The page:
It’s one of the biggest dilemmas pet parents face: what to do with your dog when taking trips away from home. Though your dog feels just like a family member, there are a lot of reasons why it may be best to leave your dog home while you travel. There are so many possible complications:
- For larger dogs, not wanting to subject your dog to air travel and cargo holds.
- For small dogs, pet owners may not feel confident that their dog will behave on the airplane and in the airport.
- If taking a car trip, you may not want to deal with seat belts and frequent potty stops on long car rides.
- If staying in hotels, you’ll have to look for dog-friendly hotels.
- If leaving the United States, you’ll likely need to obtain a health certificate from your vet.
- And don’t even get us started on researching possible restrictions against pit bulls.
If your trip isn’t pet-travel-friendly, there’s a lot to consider to make sure they’re happy and safe while you’re away. We’ll walk you through the options and steps to assure your dog has a great time at home so you can enjoy that road trip or European vacation.
What’s better than leaving your pet in the comfort of his own home—or the cozy home of a loving sitter? Your dog will benefit from the least amount of disruption to their routine while you’re galavanting. With Rover.com, you can do just that! Rover has the largest network of 5-star pet sitters and dog walkers nationwide, all of whom will treat your dog like family.
“Our goal is to connect pet parents with loving sitters who are trained and qualified to provide just the right care for the pet parents’ dogs,” Rover CEO Aaron Easterly says.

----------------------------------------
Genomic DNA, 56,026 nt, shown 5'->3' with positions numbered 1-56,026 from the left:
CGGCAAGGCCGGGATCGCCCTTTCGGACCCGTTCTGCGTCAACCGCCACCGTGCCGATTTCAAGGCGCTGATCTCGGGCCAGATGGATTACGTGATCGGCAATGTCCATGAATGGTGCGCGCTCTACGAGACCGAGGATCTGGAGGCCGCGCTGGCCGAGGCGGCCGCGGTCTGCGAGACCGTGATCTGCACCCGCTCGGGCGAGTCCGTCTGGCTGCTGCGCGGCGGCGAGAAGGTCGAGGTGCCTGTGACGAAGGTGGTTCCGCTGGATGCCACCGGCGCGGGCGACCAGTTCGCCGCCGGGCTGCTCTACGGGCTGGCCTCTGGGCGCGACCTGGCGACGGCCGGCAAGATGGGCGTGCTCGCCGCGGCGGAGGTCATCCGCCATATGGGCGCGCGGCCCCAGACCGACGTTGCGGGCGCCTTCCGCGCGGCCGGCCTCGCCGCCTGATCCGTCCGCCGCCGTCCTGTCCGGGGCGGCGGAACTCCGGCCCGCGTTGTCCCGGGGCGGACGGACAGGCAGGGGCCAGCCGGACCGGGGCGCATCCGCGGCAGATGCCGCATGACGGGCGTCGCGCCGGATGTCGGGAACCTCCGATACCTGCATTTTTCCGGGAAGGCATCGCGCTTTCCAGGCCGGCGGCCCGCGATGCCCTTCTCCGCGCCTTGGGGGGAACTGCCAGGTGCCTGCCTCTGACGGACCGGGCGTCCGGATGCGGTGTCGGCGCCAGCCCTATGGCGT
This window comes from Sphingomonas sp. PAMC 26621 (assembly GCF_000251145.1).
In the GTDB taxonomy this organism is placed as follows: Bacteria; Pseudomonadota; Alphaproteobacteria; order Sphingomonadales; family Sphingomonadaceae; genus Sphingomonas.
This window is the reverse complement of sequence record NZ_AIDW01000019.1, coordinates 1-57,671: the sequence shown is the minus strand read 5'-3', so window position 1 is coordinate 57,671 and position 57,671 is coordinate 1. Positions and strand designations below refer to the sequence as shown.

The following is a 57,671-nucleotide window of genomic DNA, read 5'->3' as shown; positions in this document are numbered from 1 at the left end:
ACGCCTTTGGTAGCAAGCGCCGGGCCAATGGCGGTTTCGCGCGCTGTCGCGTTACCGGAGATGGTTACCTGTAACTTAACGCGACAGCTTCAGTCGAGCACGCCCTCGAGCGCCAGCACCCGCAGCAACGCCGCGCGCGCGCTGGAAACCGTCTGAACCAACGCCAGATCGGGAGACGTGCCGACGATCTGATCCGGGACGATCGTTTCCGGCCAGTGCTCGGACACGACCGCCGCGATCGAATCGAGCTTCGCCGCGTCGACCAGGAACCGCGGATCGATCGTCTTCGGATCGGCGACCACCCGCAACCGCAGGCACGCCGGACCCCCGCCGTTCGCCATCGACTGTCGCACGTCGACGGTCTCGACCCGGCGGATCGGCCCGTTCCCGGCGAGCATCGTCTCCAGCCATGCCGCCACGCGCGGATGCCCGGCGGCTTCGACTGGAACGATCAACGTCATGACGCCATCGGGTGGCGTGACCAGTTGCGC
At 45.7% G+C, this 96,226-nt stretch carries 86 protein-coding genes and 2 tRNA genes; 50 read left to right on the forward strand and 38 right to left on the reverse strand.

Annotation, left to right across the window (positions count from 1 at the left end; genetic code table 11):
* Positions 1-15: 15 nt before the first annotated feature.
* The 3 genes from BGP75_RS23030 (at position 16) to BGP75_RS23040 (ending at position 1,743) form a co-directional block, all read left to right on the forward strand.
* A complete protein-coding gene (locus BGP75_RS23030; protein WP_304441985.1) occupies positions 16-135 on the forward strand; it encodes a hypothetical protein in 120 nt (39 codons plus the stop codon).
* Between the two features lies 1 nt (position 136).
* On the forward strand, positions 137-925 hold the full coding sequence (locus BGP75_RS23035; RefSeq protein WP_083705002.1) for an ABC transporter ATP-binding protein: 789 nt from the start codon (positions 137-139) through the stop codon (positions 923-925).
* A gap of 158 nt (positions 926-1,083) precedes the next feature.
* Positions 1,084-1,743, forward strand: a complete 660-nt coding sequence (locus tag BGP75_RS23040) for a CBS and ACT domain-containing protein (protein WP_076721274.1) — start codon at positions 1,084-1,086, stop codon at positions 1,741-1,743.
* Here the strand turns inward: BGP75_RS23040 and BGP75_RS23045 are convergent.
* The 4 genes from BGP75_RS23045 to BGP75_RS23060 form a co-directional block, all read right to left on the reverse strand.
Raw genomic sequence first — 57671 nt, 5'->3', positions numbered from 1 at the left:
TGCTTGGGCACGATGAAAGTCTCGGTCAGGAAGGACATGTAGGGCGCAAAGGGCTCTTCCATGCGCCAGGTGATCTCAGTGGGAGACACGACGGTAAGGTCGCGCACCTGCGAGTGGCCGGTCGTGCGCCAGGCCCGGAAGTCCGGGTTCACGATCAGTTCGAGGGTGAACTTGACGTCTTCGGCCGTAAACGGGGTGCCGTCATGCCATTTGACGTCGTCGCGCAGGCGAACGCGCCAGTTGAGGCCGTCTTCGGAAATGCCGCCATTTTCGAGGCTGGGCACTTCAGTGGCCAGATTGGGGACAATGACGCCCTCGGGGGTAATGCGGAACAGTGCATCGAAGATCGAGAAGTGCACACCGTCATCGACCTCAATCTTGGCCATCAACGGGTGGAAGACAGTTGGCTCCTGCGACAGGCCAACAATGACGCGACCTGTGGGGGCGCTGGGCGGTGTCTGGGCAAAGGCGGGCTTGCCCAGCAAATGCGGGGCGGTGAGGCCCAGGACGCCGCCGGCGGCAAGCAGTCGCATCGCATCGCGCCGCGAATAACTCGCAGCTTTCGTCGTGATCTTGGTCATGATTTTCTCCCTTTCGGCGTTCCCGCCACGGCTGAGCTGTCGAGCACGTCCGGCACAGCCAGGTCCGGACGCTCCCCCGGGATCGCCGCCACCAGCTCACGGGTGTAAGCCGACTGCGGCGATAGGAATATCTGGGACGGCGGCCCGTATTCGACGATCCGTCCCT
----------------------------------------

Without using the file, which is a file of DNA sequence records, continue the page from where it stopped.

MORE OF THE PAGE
“The sitter’s profile page on Rover.com also provides a lot of information to help pet parents choose the right fit for their dog, including references and reviews from others who have booked stays with the sitter.”
Rover also offers background checks and sitter training—sitters who go through special training have badges displayed on their profiles. Every Rover booking is covered by 24/7 support, reservation protection, and the Rover Guarantee.
Even though all sitters are reviewed, it’s best to introduce your dog to the potential sitter before the stay to make sure it’s a good match. It’s what Rover calls the “Meet & Greet.”
San Francisco-based dog behaviorist Beverly Ulbrich describes what you should do when introducing your dog to a new caregiver.
“Have the potential sitter give your dog some of his favorite treats the first time they meet and even give commands so the dog sees the sitter as someone who will be taking care of him,” Ulbrich suggests.
“Go on a short walk with the sitter to make sure they can handle your dog and your dog feels comfortable out on a leash with that sitter.”
Make sure your sitter is well aware of your dog’s idiosyncrasies. For instance, if your dog doesn’t like their paws or ears being touched, if they get feisty when someone comes near while they’re eating, or if they lunge after cats or birds on walks.
“You want to make sure people are safe with your dog,” Ulbrich says. “If you don’t tell the sitter your dog sometimes lunges after cats, the unsuspecting walker could lose hold of the leash as your dog runs into danger.”
Make a list of the basics to make sure nothing gets missed: how much you feed your dog and when, how often you want water freshened, how often you walk them, how many treats and what type to offer, favorite games and toys, if he needs medicine, and, most importantly, vet’s information in case of emergency.
“Making sure the pet sitter knows the ins-and-outs of your dog’s habits, needs, and insecurities will really help them,” Ulbrich explains.
You’ll also want to do an introduction and visit if you opt for caged kennel boarding.
3. Caged Kennel Boarding